Samukat is an artist renowned for the detail and life that he invests in his paintings. He is not just a painter who sees his art as work, it is his life. Then one day he receives a request from the lord of a country to the north. He is asked to come and create a visual world for the lord’s eleven-year-old son, Madurer, who suffers from an unusual allergic reaction to sunlight and the outside air. The boy has to live a cloistered and protected life with no access to the outdoors or outdoor life. Samukat with some anxiety, accepts the commission. This is the start of an increasingly deep friendship between adult and child, artist and dreamer, for Samukat also gives up the outdoor world. Together the two create a whole landscape in which the scenes seamlessly (magically) change as their ideas and dreams change. And as Madurer’s strength fails, Samukat’s desire to show him a world the boy will never know except through his skill with paint, grows ever stronger.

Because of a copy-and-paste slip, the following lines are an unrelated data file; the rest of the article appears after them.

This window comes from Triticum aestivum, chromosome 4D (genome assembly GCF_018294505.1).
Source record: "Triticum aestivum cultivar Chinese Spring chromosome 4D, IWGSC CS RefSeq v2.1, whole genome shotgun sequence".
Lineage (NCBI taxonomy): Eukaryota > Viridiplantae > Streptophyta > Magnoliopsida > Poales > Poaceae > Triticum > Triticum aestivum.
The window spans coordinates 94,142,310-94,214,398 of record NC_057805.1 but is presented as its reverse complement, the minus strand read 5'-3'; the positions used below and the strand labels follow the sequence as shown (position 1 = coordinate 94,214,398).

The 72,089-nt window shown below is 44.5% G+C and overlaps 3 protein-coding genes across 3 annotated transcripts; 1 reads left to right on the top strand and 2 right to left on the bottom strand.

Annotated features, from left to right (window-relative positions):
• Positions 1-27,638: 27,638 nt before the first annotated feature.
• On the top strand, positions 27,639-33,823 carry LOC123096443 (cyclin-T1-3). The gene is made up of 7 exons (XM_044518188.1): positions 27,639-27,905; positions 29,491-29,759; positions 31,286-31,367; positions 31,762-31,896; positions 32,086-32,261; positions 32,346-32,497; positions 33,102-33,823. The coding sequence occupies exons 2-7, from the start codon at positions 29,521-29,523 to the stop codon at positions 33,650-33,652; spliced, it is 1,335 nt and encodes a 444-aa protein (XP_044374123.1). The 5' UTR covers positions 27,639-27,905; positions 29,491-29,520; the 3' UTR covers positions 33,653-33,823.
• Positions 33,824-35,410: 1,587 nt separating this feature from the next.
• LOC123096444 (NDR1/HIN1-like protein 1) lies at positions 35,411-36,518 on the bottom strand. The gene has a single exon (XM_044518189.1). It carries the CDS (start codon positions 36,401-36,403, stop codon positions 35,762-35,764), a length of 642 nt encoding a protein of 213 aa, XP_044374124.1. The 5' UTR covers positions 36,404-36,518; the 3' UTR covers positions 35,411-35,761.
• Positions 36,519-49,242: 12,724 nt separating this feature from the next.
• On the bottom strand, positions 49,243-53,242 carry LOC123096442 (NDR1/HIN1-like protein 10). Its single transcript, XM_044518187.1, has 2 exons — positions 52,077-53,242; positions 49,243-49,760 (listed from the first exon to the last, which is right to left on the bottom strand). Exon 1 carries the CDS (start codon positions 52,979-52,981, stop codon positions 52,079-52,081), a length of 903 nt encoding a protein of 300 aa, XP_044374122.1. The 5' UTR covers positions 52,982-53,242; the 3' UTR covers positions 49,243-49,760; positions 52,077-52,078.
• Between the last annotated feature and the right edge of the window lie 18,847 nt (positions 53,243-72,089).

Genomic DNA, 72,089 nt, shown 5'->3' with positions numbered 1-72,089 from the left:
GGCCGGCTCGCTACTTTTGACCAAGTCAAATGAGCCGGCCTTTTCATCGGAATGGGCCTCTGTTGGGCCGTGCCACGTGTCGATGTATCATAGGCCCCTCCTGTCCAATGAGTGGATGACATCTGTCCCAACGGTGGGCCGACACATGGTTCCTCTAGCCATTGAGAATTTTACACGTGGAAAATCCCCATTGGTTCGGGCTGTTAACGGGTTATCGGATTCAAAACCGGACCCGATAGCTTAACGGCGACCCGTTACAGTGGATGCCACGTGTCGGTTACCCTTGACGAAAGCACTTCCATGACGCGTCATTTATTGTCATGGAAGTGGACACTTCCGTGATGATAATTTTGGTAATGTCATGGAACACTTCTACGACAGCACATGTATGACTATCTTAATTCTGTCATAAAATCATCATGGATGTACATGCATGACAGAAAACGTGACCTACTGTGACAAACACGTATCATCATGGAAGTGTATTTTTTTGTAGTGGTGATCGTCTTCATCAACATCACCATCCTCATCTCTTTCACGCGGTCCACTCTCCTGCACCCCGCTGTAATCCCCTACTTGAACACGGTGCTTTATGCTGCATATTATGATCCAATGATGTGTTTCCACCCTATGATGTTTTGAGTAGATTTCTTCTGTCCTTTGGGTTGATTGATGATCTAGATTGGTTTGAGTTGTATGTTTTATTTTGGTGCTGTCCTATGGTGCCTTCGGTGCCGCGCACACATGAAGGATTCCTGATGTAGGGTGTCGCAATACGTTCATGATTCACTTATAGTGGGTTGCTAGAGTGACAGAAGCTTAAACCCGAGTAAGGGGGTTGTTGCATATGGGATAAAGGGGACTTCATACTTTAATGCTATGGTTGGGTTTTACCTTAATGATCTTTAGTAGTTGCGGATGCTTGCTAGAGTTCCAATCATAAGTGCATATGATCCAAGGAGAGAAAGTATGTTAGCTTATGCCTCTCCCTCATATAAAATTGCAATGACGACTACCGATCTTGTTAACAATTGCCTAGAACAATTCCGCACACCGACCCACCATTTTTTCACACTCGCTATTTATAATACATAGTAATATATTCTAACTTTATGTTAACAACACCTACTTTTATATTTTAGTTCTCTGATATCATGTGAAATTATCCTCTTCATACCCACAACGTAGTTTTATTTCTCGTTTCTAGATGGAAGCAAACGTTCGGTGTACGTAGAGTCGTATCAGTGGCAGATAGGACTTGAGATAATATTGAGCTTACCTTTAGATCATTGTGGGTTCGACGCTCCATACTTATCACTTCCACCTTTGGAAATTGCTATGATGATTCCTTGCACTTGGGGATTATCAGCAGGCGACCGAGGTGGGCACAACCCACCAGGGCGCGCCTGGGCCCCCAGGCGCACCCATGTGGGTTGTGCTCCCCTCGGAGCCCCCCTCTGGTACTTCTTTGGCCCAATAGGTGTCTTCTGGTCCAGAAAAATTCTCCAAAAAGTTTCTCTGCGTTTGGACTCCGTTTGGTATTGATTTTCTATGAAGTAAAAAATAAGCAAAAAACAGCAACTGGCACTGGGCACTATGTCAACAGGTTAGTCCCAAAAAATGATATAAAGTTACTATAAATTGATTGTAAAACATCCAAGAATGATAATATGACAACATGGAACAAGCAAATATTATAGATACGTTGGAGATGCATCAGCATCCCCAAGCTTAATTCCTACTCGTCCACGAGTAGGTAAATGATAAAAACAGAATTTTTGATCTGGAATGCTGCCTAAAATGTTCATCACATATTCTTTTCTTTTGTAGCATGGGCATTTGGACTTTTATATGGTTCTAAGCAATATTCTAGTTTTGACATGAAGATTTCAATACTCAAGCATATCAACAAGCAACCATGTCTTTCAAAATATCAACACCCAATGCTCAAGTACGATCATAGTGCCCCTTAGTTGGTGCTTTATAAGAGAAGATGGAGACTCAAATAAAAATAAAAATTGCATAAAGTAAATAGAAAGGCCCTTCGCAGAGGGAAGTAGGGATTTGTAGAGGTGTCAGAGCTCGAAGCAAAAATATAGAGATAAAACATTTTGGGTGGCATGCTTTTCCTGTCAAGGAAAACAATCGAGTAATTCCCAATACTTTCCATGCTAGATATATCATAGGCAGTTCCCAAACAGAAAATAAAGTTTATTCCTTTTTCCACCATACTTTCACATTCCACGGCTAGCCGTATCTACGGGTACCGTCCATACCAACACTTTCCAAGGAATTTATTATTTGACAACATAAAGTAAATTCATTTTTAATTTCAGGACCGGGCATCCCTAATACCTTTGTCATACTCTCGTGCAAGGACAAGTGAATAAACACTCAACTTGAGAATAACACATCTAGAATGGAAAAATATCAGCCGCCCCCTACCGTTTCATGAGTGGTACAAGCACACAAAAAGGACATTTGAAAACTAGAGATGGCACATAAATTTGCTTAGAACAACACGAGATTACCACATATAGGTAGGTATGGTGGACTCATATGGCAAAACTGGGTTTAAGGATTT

This is an interesting novel to consider. It is not a tempestuous adventure or stereotypical relationship. Here we see a very deep real bond between child and adult, a bond that develops and grows. We see how even in the face of an extreme situation, imagination can open a door to bring dreams, ideas, stories to tangible life and we are presented with both life and death – but not perhaps the way we might expect. It is a reflective story – a novella rather than a long drawn out read – but it is completely engrossing. The style, here recreated by the excellent translation of Leah Janeczko, is that of a traditional tale from the Arabian Nights which allows a certain distance and acceptance of the magical dreamlike elements. It also avoids any sentimentality. The author opens a door to the feelings, and attitudes of not just a child but of the adults involved – the conclusion and Samukat’s response are particularly telling. This is a novel which reflects a different tradition in writing for young people. We can see a similarity in many ways to Exupéry’s The Little Prince, already a well-established classic here. These two books have a real affinity in their atmosphere and belief that children can respond to questions and ideas that might be considered too philosophical. Piumini is an important author in Italy and this is the first book by him to appear here . It is a welcome addition to the cannon of children’s literature in the UK.